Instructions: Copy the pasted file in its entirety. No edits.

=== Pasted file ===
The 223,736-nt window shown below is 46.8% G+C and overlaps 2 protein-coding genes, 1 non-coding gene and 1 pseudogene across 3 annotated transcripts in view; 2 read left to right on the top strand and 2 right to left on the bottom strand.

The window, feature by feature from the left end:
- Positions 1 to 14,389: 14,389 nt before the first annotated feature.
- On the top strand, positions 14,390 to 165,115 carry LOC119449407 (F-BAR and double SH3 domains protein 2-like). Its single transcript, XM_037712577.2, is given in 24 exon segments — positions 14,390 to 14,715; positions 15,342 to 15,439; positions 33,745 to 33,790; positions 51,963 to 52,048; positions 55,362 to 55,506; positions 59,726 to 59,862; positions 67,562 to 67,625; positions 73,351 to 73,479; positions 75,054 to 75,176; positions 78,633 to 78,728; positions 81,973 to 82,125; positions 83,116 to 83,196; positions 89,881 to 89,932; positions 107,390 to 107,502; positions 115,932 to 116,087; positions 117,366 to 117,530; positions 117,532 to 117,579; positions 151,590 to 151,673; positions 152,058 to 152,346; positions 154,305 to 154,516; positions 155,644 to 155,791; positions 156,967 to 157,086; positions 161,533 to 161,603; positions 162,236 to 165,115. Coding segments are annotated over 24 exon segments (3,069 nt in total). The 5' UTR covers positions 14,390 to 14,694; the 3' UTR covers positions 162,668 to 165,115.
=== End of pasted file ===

The 223,736-nt window shown below is 46.8% G+C and overlaps 2 protein-coding genes, 1 non-coding gene and 1 pseudogene across 3 annotated transcripts in view; 2 read left to right on the top strand and 2 right to left on the bottom strand.

The window, feature by feature from the left end:
- Positions 1 to 14,389: 14,389 nt before the first annotated feature.
- On the top strand, positions 14,390 to 165,115 carry LOC119449407 (F-BAR and double SH3 domains protein 2-like). Its single transcript, XM_037712577.2, is given in 24 exon segments — positions 14,390 to 14,715; positions 15,342 to 15,439; positions 33,745 to 33,790; positions 51,963 to 52,048; positions 55,362 to 55,506; positions 59,726 to 59,862; positions 67,562 to 67,625; positions 73,351 to 73,479; positions 75,054 to 75,176; positions 78,633 to 78,728; positions 81,973 to 82,125; positions 83,116 to 83,196; positions 89,881 to 89,932; positions 107,390 to 107,502; positions 115,932 to 116,087; positions 117,366 to 117,530; positions 117,532 to 117,579; positions 151,590 to 151,673; positions 152,058 to 152,346; positions 154,305 to 154,516; positions 155,644 to 155,791; positions 156,967 to 157,086; positions 161,533 to 161,603; positions 162,236 to 165,115. Coding segments are annotated over 24 exon segments (3,069 nt in total). The 5' UTR covers positions 14,390 to 14,694; the 3' UTR covers positions 162,668 to 165,115.